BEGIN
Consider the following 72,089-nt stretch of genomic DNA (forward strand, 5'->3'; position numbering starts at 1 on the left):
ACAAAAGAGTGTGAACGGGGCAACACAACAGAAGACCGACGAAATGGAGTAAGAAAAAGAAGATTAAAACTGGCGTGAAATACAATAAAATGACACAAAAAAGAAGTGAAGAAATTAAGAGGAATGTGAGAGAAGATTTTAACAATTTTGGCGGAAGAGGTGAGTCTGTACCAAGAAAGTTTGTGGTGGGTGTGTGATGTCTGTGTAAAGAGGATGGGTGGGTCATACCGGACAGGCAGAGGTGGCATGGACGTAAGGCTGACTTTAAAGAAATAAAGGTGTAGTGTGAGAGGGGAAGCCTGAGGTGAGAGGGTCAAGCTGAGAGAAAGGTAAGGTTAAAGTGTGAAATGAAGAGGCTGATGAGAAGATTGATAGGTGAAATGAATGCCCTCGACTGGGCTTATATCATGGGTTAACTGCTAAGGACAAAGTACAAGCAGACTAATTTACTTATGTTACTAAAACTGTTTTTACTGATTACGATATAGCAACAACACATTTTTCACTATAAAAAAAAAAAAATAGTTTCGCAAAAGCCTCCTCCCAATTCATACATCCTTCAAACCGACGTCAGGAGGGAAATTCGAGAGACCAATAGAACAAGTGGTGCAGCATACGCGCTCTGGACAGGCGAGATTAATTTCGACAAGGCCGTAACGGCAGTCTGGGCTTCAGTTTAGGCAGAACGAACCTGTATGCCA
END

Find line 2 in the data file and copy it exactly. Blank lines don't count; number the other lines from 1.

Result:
ACAAAAGAGTGTGAACGGGGCAACACAACAGAAGACCGACGAAATGGAGTAAGAAAAAGAAGATTAAAACTGGCGTGAAATACAATAAAATGACACAAAAAAGAAGTGAAGAAATTAAGAGGAATGTGAGAGAAGATTTTAACAATTTTGGCGGAAGAGGTGAGTCTGTACCAAGAAAGTTTGTGGTGGGTGTGTGATGTCTGTGTAAAGAGGATGGGTGGGTCATACCGGACAGGCAGAGGTGGCATGGACGTAAGGCTGACTTTAAAGAAATAAAGGTGTAGTGTGAGAGGGGAAGCCTGAGGTGAGAGGGTCAAGCTGAGAGAAAGGTAAGGTTAAAGTGTGAAATGAAGAGGCTGATGAGAAGATTGATAGGTGAAATGAATGCCCTCGACTGGGCTTATATCATGGGTTAACTGCTAAGGACAAAGTACAAGCAGACTAATTTACTTATGTTACTAAAACTGTTTTTACTGATTACGATATAGCAACAACACATTTTTCACTATAAAAAAAAAAAAATAGTTTCGCAAAAGCCTCCTCCCAATTCATACATCCTTCAAACCGACGTCAGGAGGGAAATTCGAGAGACCAATAGAACAAGTGGTGCAGCATACGCGCTCTGGACAGGCGAGATTAATTTCGACAAGGCCGTAACGGCAGTCTGGGCTTCAGTTTAGGCAGAACGAACCTGTATGCCA